Anonymous m said...

honestly, my experience with soup is that it doesn't work that well when you go for elegance; it's a foodstuff that wants to be rustic, simple, and homey/comforting. i've never had soup at fancy restaurants i thought was that great and for years i thought i didn't even really like it (!) because i'd shoot for classy stuff with fancy ingredients when i made it at home and it was always underwhelming. then i tried a bunch of crazy simple ones from beth hensperger in her weeknight cooking book and became soup mad. soup alchemy seems to demand straightforwardness or something. my favorite trick is using flavorful sausage (like hot italian with fennel) so that all the richness and seasoning is already front-loaded in the soup. works awesome with greens like kale. the caldo verde principle.

i am getting over a cold and it's damp and dreary here and i'm about to eat a bowl of this! cannot wait because it smells amazing. i wanted to say thanks too for your approach on the blog of only sharing things you REALLY love, because it means i never wonder if it'll be worth it to make something you've bothered posting. i have cooked my way through nearly every recipe here and there hasn't been a single thing that wasn't delicious and totally worth making. a whole lot of the recipes are in permanent cherished rotation now too. i don't know of any other food blog with that track record. so thank you!

7:49 AM, November 28, 2011  
Blogger Urban Girl said...

I am so happy to see your post, and since we are all sick in our household, I look forward to trying your soup tonight!

10:44 AM, November 28, 2011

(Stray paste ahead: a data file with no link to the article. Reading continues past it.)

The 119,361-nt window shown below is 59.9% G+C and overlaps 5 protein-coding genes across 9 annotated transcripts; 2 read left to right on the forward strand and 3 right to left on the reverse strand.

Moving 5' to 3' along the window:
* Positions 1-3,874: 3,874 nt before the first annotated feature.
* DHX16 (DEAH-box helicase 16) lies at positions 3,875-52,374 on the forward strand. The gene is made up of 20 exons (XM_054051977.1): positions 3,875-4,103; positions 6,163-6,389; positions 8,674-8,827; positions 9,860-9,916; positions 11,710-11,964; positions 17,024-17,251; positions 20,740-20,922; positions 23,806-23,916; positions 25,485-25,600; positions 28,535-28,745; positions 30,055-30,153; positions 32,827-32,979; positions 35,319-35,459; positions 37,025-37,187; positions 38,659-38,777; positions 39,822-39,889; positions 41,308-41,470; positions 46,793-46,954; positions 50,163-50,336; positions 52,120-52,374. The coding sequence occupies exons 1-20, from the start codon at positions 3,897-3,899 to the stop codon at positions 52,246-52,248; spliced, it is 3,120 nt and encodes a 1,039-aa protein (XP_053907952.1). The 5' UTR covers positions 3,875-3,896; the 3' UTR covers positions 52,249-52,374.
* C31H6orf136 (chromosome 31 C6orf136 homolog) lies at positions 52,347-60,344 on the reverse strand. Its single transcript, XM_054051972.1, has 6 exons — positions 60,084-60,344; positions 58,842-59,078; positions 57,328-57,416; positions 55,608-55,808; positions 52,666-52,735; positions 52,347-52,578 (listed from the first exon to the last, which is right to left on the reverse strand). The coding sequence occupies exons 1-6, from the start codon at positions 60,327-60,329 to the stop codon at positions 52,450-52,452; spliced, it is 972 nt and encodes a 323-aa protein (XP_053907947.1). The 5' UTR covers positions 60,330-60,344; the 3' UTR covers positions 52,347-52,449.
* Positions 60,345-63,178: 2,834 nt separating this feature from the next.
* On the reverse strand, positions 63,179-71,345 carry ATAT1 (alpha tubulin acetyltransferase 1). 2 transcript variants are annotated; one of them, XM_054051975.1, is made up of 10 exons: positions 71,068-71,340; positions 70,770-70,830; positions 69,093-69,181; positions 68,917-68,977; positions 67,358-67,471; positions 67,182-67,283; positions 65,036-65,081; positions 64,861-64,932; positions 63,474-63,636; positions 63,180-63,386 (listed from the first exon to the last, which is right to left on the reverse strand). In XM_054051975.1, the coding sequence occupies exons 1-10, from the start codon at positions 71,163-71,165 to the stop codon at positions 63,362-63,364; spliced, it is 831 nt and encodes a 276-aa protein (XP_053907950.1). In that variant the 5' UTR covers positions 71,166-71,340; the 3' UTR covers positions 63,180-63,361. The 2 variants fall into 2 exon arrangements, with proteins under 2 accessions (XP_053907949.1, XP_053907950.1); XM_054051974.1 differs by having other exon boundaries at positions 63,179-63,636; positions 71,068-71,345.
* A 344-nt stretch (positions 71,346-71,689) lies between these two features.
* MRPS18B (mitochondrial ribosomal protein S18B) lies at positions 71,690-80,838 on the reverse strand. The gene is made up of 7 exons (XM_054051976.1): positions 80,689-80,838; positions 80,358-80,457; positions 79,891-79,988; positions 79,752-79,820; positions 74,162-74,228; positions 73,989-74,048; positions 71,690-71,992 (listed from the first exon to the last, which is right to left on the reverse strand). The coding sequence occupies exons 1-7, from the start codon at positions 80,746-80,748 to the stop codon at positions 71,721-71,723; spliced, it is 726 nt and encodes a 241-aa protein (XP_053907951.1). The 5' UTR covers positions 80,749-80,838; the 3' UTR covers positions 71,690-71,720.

Anonymous Beth said...

I do love British cooking despite the bad reputation for blandness. The soup is similar to the standard at least once a week at our house recipe from fall to winter. Delia is like the British Martha Stewart...love her cookbooks.

11:41 AM, November 28, 2011  
Blogger Melissa said...

Sometimes the simplest of things are the best things, don't you think? I make a soup very similar to this one-except I add chicken. It is laid back, relaxing, and slow...good for the soul.

12:30 PM, November 28, 2011  
Blogger Beth said...

I wish I'd read this yesterday before I made a horrible turkey tetrazzini and served it to my sweet family who choked it down. :)

We made your stuffing from the Washington Post again this year and it was YUMMY! None of that left for leftovers.

12:42 PM, November 28, 2011  
Anonymous Merrymom said...

Happy Thanksgiving! and Welcome to the East Coast! This soup looks great! I can't wait to try it......also, I made your cranberry chutney for my Thanksgiving dinner......definitely a keeper.....will be making it again!

5:31 PM, November 28, 2011  
Anonymous sarah g said...

i made this last night and it was super tasty! i added chicken (prepared the way you did in your "chicken stew" recipe, molly) and it was a great addition. loved the flavor the parsnips gave it.

11:19 PM, November 28, 2011  
Anonymous Lily said...